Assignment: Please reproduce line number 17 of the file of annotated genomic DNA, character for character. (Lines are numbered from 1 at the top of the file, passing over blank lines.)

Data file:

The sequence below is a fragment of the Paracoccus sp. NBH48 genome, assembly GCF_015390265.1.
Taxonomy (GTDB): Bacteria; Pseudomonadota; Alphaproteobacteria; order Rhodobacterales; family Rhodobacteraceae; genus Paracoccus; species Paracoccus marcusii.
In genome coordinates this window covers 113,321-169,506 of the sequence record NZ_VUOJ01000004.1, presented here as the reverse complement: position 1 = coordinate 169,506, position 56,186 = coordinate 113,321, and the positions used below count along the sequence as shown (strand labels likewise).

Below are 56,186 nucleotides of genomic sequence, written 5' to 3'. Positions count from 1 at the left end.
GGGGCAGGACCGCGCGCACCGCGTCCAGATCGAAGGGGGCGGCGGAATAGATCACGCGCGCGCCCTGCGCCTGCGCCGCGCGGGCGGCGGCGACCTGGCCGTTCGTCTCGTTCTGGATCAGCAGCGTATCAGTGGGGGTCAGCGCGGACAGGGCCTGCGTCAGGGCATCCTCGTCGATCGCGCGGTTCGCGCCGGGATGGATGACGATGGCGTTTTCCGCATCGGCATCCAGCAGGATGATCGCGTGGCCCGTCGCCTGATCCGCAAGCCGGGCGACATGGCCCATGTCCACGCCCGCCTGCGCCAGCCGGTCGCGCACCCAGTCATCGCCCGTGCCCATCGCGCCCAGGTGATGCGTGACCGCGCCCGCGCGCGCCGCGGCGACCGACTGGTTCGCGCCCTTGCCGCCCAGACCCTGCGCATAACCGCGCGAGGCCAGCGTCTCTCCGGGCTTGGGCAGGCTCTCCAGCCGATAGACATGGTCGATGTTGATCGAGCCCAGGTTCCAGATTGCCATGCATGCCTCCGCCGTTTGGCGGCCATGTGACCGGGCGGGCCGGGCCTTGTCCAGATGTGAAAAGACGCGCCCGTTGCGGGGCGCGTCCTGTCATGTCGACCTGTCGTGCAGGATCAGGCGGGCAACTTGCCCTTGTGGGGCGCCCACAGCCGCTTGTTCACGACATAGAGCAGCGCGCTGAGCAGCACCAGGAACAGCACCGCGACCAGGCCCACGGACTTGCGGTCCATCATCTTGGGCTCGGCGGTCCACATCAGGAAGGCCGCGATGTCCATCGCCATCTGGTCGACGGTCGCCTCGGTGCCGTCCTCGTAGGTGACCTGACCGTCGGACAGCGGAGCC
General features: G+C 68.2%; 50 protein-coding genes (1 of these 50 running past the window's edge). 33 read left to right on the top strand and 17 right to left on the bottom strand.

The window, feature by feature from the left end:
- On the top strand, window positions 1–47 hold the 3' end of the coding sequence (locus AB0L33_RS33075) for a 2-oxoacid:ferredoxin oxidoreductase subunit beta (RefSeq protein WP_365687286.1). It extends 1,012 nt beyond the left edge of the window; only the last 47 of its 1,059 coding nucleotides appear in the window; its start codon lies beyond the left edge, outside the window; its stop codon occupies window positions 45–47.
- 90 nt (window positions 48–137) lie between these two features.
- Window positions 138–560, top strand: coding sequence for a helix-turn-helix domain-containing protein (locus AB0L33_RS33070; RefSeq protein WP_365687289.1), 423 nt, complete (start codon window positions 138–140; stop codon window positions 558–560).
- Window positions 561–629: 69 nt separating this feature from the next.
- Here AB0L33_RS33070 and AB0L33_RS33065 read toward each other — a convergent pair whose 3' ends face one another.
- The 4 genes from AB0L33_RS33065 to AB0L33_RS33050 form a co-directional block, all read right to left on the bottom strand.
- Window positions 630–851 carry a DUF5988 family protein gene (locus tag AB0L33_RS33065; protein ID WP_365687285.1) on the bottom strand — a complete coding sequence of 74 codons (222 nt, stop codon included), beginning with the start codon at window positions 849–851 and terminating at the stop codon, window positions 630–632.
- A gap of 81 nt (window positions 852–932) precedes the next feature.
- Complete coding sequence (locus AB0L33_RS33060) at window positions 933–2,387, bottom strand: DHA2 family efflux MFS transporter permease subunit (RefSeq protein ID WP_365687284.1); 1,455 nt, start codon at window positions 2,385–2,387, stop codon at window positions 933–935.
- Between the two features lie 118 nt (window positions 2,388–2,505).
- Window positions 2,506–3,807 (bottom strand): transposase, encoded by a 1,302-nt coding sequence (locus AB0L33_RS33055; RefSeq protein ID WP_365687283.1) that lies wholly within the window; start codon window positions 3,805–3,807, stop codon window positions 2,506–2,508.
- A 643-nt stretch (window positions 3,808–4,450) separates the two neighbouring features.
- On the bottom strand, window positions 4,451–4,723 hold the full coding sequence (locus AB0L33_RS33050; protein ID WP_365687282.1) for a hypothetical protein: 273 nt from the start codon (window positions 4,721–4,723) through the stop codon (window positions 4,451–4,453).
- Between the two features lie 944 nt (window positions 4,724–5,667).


- Between the two features lie 118 nt (window positions 2,388–2,505).